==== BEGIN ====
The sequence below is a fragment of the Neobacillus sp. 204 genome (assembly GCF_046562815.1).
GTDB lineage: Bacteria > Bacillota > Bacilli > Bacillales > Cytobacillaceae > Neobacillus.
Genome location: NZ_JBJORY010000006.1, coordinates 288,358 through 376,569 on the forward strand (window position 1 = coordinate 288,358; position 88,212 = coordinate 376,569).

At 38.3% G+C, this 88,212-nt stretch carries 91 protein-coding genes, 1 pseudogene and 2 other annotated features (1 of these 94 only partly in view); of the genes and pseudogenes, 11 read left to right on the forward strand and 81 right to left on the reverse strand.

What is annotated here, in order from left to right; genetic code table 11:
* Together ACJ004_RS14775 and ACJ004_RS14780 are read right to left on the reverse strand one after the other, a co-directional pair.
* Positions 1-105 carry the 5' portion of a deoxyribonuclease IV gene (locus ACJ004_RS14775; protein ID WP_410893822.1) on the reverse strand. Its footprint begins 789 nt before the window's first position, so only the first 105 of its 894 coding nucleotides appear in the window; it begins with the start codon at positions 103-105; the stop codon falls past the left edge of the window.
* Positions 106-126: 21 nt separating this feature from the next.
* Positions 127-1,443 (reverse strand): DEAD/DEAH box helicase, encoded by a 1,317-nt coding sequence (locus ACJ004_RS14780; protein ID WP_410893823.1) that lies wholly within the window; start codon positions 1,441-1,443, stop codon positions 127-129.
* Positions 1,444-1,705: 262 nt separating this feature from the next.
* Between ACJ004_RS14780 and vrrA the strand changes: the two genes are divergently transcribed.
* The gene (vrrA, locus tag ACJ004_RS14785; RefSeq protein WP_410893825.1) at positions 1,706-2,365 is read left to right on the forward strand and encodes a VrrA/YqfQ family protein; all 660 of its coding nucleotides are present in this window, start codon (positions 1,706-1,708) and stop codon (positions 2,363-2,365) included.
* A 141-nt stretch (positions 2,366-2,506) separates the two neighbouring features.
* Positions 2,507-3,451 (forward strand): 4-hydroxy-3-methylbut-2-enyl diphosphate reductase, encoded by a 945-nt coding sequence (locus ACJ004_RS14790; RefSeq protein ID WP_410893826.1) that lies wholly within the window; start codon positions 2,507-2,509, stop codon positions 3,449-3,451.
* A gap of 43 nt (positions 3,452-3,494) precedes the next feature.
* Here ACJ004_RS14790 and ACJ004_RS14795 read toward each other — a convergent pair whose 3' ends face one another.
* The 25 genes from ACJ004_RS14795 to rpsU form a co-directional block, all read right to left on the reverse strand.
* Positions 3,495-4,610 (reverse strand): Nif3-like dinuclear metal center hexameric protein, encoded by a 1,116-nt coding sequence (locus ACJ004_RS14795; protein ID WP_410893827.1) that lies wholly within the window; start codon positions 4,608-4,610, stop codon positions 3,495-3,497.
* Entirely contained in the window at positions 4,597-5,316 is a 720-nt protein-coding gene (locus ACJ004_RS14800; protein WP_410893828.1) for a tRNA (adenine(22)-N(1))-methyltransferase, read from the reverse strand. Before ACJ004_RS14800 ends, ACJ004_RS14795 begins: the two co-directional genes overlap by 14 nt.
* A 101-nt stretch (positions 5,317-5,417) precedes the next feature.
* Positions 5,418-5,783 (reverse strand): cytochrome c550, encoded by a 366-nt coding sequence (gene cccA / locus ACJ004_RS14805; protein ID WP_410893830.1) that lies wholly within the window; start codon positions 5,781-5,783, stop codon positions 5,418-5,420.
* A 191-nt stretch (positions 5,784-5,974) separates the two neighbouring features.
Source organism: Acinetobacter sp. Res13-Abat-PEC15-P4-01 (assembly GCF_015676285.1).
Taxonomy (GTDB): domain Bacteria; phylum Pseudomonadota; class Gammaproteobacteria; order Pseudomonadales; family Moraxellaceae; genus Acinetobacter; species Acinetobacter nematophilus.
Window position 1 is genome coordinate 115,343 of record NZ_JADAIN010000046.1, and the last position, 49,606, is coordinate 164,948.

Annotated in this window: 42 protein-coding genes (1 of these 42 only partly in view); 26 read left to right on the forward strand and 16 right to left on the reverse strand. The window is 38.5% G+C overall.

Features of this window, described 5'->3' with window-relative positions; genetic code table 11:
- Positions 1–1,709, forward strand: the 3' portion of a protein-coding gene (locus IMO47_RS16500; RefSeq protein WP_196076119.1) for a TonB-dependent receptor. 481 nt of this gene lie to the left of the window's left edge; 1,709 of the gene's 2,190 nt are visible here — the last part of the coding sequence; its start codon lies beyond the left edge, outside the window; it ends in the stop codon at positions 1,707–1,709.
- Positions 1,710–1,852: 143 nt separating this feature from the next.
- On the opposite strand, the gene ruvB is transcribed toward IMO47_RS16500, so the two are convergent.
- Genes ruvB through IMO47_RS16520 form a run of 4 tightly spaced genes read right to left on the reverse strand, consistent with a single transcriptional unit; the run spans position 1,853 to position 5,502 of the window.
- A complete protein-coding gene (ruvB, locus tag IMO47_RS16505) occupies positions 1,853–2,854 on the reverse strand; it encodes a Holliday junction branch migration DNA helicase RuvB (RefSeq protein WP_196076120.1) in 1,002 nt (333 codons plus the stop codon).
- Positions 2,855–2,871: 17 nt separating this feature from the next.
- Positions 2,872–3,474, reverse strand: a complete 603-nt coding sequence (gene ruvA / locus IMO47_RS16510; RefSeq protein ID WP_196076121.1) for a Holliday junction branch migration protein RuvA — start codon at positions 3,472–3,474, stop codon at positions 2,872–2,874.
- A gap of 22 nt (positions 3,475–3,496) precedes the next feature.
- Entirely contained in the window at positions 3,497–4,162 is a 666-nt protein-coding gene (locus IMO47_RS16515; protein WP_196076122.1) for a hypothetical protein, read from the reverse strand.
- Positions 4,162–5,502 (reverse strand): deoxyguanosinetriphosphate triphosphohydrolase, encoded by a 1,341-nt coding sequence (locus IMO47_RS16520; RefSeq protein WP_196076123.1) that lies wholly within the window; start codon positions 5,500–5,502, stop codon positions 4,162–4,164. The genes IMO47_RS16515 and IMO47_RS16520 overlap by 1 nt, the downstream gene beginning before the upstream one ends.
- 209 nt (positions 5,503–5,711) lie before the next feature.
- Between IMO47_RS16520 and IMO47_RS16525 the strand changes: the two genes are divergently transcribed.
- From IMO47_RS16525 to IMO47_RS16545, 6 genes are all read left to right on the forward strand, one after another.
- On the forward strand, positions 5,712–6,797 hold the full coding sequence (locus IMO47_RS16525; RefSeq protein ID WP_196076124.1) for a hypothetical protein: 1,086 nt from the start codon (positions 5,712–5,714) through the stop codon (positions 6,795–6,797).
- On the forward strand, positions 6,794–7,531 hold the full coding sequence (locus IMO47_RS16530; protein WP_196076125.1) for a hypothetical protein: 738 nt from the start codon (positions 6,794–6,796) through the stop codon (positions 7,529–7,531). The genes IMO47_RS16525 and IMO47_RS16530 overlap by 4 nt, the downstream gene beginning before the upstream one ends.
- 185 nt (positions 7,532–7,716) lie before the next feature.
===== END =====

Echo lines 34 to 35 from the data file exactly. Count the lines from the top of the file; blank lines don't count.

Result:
- Positions 2,872–3,474, reverse strand: a complete 603-nt coding sequence (gene ruvA / locus IMO47_RS16510; RefSeq protein ID WP_196076121.1) for a Holliday junction branch migration protein RuvA — start codon at positions 3,472–3,474, stop codon at positions 2,872–2,874.
- A gap of 22 nt (positions 3,475–3,496) precedes the next feature.